Below: Map showing the Annapurna circuit, which starts in the bottom right hand corner at Besisahar (circled), ascends through Syanje, Tal, Chame and Manang and continues up to the highest point – the Thorung La Pass (circled) at 5,416 metres. After Thorung La, there is a steep descent to Muktinath and then the trail leads to Jomsom, Tukuche, Tatopani and eventually ends in the city of Pokhara (circled). We track Ray and Nikki’s progress for the first five days in this issue and will bring you news and pictures of the rest of their trek in our next issue – “Neither of us has ever attempted a prolonged, high altitude trek in which there is significant oxygen depletion” said Ray. Above 5,000 metres (16,500 feet), there is only 50% oxygen so it will most likely be quite tough. We are going to find out more about the dangers of altitude sickness before we leave to make sure we minimise our risks. We are really thrilled to be doing this” he told me


With the route decided and dates confirmed, the next task for our two trekkers was to meet their guide and porter. “Raj at Asian Heritage selected a chap called Madan Gurung to be our guide and we instantly liked him when we met him” recalled Ray. “Very experienced and very friendly, we felt confident we would be in safe hands with him guiding us and he assured us that we would remain in total control of en route decisions about schedules and stopovers. Madan also suggested his colleague Kamal be our porter, as the two of them knew each other from previous treks” explained Ray. “Madan is from the Everest region and has led treks around the Annapurna circuit many times. It was invaluable to sit down with him and look at all of the different options for our route” said Nikki. “We chose what is commonly referred to as a ‘Tea House’ trek, because we would be sleeping in small lodges dotted around the trails in the mountains, as opposed to sleeping outside in tents” she added.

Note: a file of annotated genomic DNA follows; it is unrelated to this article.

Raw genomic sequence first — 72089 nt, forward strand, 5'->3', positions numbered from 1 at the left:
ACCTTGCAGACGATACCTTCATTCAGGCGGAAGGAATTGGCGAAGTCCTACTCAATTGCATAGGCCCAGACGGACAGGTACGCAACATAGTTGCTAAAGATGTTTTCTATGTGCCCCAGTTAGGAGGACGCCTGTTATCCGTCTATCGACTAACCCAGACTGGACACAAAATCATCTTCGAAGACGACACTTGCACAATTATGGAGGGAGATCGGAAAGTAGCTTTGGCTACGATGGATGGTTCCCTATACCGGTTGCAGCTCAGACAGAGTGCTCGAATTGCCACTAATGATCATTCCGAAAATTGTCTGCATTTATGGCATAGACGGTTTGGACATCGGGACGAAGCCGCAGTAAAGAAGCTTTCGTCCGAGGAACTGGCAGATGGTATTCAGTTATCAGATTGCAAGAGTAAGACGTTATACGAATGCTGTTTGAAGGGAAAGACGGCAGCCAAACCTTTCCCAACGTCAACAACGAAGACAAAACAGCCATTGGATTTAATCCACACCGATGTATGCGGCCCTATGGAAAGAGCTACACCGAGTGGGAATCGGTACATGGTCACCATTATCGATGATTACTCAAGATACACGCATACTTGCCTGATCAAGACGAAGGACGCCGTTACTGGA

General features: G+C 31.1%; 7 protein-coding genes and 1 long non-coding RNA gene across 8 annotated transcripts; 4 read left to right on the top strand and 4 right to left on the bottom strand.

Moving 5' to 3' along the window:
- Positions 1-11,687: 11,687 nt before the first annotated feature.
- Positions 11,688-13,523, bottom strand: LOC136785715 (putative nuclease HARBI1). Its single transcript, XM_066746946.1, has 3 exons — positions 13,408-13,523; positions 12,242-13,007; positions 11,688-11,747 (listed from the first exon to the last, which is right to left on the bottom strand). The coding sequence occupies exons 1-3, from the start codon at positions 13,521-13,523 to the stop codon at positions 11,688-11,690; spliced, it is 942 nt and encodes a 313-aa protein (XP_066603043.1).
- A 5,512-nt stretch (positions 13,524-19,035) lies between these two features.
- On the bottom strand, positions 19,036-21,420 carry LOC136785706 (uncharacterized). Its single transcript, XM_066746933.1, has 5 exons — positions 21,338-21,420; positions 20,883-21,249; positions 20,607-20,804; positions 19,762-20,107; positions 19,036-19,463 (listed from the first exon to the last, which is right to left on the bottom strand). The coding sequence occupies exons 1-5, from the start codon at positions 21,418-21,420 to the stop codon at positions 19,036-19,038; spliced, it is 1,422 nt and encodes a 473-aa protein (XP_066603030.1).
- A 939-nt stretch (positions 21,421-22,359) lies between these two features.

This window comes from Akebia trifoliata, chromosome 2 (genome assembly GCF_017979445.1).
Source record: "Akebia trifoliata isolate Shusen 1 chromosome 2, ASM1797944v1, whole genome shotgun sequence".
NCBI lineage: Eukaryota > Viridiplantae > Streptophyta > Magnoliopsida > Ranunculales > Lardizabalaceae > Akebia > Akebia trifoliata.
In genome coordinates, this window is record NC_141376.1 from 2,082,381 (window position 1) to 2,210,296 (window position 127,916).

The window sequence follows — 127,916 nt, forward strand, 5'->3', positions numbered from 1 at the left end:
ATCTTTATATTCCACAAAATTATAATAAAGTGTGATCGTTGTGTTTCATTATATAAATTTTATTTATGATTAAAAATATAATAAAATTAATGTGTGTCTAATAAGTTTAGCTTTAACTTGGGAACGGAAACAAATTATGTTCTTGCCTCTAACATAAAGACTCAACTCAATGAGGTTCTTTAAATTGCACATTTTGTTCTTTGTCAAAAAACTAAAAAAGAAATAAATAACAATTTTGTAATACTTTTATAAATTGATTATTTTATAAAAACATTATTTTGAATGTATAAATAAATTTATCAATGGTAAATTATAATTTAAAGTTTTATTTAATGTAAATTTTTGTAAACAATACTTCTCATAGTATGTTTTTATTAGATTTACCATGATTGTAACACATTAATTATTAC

After a manic day spent buying or hiring essential equipment, stocking up the first aid kit and making sure they had withdrawn sufficient cash to last nearly three weeks in the mountains, Ray and Nikki were more or less ready to go. “We had one final piece of research to do, at the Himalayan Rescue Association in Kathmandu” said Ray. “The Himalayas begin where other mountain ranges leave off” explained Ray. “The Thorung La Pass, which is around half the height of Mount Everest, is about 1,000 metres above the highest peak in Europe. Your body can adjust to these altitudes, but only if given enough time. We soon realised that being in a hurry in the mountains of Nepal could be deadly and listened carefully to understand the subtle hazards of Acute Mountain Sickness (AMS)” said our safety conscious trekker.

Acclimatisation is the word used to describe the adjustments your body makes as it ascends. “We realised that we were going to have to pay close attention to this issue as we would be required to make sure our sleeping altitude (above 3,000 metres) was always no more than 300 meters to 400 metres higher than the previous day’s sleeping altitude” said Ray. “Fortunately for us, as a result of the growing awareness of altitude problems, there is only one death from AMS in Nepal out of every 30,000 trekkers. Even these deaths would be avoidable if everyone knew how to respond to the early symptoms of AMS” he added.